Complementary Breastfeeding in the Age of 6 Months OldSunday, 11 March 2018
In the first six months of life, breast milk alone is adequate to cover all babies’ nutritional need. When they reach 6 months old, baby must be introduced to food as complementary to breastfeeding in accordance to WHO recommendation. This is because with age comes more movements and need for nutrients for the baby’s development where breast milk alone can no longer meet baby’s nutritional need. Also at this age, baby’s digestive system is formed completely. The digestive enzyme is also ready to digest food.
Besides age, other things that should be noticed when introducing complementary food to baby is giving food with adequate quantity, frequency, texture, and also variations. In the beginning, baby can be introduced to milk porridge, strained steamed rice, and other soft food.
Why start at 6 months?
When previously all nutritional need can be met by exclusive breastfeeding for the first 6 months, after that baby will need additional nutrition to optimize their growth and development. Entering the 6th month, the need for iron and zinc have to be met by consuming complementary food. Moreover, there is some other important factors which is the reason to give complementary breastfeeding in age 6 month:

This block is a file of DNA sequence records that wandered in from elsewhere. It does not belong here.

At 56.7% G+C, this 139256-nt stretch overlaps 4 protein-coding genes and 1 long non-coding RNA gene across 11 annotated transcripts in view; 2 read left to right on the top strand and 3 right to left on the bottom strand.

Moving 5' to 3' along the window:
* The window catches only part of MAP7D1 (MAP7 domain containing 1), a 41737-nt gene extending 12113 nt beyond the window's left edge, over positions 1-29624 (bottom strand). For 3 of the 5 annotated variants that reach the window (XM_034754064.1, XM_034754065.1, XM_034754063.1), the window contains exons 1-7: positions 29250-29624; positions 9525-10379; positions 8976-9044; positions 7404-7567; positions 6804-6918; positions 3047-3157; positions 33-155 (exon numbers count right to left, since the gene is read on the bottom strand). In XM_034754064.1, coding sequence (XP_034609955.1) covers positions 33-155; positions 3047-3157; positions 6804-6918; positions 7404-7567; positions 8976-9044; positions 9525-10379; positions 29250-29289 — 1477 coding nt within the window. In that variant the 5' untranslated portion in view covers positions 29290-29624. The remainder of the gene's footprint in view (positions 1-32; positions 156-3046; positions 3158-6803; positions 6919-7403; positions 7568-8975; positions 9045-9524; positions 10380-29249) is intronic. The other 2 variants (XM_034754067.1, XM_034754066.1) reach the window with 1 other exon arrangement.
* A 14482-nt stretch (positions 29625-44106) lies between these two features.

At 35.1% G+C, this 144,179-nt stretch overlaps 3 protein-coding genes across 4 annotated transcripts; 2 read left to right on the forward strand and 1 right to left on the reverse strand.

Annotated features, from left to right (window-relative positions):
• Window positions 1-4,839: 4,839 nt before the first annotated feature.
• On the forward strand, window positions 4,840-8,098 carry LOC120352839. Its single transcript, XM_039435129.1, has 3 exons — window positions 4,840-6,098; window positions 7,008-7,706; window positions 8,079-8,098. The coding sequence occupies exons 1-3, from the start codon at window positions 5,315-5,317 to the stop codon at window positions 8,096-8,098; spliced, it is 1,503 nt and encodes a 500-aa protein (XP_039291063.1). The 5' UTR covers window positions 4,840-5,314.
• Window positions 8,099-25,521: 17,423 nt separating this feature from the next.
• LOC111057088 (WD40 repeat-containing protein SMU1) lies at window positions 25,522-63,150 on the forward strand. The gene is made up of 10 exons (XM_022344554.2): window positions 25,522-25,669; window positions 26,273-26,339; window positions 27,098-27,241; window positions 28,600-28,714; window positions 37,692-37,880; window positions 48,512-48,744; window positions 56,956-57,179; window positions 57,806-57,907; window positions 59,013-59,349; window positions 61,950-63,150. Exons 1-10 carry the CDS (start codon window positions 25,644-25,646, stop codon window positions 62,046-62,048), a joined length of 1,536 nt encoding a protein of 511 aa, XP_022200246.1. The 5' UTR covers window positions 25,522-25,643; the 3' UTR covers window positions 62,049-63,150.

- Baby’s digestive tract and kidney have developed to accept a more complex food
- Body starts to produce amylase enzyme to digest more complex carbohydrate
- Neuron and muscle coordination is developed enough, so that baby can hold their head up and eat through a spoon.
- Overweight in baby, which in the long term can increase the risk for obesity, type 2 diabetes, and heart disease when they grow up. It is because baby received too much calories than what is needed for their age.
- Increased aspiration risk, which is the entry of food to the respiration tract caused by underdeveloped nerve and muscle of tongue, mouth and related organs.
- Increasing baby’s kidney workload.
- Certain food is believed to be an antigen to baby’s underdeveloped digestive tract.
If baby doesn’t seem to be voraciously eating complimentary food, doesn’t mean that they don’t like it. Maybe they just need more time to adapt with this new phase. It might also help to start with the organic range that is less complex in flavour. Patience and persistence is needed in introducing food to complement breastfeeding, so baby can have optimal nutrition.